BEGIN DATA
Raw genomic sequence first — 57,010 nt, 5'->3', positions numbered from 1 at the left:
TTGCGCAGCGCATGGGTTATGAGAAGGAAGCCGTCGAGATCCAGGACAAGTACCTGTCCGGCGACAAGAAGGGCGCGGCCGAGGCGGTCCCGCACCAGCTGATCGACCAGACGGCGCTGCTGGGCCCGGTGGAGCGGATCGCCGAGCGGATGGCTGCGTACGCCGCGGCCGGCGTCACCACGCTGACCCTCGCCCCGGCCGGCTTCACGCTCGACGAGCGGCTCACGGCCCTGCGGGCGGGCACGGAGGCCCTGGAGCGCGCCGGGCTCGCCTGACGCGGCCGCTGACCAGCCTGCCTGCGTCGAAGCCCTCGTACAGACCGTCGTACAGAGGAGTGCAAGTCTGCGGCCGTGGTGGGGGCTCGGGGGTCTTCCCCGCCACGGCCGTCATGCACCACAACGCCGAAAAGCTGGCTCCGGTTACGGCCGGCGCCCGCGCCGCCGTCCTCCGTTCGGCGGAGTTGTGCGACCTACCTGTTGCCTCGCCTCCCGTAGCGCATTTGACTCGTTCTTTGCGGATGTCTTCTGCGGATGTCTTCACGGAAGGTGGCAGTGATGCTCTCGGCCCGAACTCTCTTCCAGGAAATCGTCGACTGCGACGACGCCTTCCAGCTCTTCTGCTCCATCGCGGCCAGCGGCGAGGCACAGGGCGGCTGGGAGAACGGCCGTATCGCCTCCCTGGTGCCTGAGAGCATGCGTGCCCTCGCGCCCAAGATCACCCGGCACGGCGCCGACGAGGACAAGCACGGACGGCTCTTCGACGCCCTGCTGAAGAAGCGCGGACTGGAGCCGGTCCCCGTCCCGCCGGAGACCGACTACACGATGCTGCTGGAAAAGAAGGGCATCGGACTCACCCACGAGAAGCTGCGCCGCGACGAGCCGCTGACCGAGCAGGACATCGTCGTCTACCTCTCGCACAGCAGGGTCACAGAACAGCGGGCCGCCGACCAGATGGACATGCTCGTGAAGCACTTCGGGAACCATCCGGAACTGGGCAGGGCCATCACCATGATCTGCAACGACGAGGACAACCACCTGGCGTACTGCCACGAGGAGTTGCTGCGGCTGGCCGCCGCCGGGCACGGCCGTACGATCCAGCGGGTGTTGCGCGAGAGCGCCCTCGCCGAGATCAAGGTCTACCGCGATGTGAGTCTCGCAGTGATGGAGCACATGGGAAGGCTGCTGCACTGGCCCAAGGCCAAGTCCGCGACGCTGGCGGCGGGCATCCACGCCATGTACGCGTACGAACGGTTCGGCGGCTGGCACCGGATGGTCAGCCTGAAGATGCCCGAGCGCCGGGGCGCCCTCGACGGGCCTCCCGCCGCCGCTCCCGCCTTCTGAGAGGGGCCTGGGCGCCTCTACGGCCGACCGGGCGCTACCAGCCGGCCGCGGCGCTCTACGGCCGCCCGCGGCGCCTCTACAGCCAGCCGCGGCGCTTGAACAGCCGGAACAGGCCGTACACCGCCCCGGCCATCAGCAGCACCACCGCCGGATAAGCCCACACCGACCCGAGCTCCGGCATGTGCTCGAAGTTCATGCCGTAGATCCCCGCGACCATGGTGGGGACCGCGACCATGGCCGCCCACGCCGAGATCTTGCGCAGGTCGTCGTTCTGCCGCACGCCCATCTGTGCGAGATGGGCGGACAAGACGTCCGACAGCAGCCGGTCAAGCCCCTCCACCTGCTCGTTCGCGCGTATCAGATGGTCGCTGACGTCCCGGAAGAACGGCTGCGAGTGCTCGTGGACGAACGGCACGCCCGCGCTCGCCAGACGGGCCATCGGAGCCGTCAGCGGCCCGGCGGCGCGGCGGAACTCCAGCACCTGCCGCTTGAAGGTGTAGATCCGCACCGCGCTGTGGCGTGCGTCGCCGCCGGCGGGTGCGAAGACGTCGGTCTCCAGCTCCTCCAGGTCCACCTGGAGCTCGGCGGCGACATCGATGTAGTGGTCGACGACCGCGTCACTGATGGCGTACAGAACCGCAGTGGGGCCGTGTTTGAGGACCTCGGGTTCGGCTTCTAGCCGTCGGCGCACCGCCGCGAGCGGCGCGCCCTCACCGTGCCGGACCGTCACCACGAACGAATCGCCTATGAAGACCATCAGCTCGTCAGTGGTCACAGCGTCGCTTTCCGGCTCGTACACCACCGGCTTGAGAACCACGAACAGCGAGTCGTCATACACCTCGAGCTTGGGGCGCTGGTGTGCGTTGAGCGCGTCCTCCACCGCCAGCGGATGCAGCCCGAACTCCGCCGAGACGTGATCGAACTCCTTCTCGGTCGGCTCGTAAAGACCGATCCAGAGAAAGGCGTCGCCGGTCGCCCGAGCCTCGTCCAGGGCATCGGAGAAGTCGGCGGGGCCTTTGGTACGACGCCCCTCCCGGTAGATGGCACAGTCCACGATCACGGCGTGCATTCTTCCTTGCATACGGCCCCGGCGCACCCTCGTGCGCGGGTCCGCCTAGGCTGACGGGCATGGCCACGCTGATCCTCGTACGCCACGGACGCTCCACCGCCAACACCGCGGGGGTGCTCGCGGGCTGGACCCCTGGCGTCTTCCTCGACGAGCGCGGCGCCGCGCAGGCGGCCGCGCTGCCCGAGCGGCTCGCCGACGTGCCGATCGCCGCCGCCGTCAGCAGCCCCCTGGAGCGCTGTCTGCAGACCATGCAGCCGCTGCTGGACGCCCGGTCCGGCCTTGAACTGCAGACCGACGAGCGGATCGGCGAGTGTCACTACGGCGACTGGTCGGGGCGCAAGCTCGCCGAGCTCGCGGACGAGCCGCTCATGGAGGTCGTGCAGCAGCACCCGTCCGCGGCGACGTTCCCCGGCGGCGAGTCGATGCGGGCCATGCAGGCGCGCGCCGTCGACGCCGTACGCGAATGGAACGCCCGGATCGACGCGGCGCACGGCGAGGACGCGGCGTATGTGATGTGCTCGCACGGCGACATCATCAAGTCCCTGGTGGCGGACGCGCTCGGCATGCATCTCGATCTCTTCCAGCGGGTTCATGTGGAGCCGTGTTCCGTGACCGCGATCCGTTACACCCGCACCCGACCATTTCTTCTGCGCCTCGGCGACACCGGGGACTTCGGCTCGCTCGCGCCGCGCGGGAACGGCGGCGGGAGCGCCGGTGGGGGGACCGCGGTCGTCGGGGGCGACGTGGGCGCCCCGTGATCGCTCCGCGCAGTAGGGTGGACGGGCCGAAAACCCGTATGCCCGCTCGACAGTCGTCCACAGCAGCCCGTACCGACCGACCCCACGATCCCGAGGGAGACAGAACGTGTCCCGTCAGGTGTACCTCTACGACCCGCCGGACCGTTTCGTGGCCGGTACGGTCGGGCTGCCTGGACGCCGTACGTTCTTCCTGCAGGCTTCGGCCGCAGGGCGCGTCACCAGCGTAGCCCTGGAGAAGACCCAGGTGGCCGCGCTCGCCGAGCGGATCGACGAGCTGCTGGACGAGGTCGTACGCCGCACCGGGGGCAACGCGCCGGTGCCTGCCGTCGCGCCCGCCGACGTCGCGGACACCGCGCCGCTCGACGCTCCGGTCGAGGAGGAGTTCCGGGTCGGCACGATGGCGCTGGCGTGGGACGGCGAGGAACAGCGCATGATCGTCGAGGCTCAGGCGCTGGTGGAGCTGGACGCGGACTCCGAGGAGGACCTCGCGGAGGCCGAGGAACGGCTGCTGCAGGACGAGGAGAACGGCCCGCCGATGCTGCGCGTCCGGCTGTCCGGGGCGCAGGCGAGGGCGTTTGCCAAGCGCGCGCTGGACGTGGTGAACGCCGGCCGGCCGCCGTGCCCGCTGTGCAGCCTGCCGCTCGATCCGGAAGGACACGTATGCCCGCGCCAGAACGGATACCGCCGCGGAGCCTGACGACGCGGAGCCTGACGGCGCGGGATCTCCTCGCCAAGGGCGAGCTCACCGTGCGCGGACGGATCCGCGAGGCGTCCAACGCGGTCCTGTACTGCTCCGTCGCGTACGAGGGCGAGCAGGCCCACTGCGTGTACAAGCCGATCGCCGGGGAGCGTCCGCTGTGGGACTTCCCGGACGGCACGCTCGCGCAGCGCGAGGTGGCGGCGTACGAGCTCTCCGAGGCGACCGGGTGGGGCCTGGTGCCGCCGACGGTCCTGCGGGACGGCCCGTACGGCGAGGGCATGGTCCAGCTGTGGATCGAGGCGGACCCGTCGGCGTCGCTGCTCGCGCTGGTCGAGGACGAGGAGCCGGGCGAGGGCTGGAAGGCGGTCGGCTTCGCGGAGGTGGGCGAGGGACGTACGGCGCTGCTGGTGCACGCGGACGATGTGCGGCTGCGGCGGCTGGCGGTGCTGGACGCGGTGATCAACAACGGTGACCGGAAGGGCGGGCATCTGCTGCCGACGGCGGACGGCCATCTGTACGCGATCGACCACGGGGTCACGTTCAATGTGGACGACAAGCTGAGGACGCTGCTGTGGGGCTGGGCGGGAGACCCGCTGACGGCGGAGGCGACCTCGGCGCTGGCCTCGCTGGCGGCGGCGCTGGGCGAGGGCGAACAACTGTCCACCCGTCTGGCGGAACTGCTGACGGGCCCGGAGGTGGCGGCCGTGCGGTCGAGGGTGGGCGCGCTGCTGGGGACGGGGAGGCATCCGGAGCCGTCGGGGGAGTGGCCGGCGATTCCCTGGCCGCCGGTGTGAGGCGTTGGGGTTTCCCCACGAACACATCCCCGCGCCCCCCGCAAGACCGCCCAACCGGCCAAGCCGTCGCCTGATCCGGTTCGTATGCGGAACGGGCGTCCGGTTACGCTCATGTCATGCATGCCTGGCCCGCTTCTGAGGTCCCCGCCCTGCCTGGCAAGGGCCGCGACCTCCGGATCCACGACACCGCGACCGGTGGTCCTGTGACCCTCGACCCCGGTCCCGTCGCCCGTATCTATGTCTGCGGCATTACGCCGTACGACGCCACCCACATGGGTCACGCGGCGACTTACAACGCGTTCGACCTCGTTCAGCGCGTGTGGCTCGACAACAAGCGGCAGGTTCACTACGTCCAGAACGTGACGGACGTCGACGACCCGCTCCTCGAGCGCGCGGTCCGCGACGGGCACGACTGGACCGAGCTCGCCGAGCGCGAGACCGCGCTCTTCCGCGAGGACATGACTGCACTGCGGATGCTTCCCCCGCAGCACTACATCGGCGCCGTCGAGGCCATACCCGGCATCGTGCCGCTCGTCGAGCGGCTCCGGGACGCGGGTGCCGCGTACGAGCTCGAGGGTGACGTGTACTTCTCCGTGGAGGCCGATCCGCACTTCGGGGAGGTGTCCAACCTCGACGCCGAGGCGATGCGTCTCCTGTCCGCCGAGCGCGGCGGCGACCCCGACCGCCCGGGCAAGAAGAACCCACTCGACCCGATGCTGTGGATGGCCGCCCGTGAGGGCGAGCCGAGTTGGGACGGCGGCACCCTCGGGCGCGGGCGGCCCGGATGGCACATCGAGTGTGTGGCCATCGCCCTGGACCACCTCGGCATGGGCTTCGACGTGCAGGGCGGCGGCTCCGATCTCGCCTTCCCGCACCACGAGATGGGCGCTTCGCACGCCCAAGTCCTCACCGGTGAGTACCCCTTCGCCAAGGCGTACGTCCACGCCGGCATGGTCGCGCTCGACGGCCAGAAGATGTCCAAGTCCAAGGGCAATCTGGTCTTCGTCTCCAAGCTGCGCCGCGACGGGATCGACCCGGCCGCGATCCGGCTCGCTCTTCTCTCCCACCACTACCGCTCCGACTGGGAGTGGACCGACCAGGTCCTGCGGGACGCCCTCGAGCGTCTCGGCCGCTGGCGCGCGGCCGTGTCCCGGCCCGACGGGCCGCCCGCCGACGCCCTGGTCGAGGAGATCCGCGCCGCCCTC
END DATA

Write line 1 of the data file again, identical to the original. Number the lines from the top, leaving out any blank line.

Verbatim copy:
Raw genomic sequence first — 57,010 nt, 5'->3', positions numbered from 1 at the left: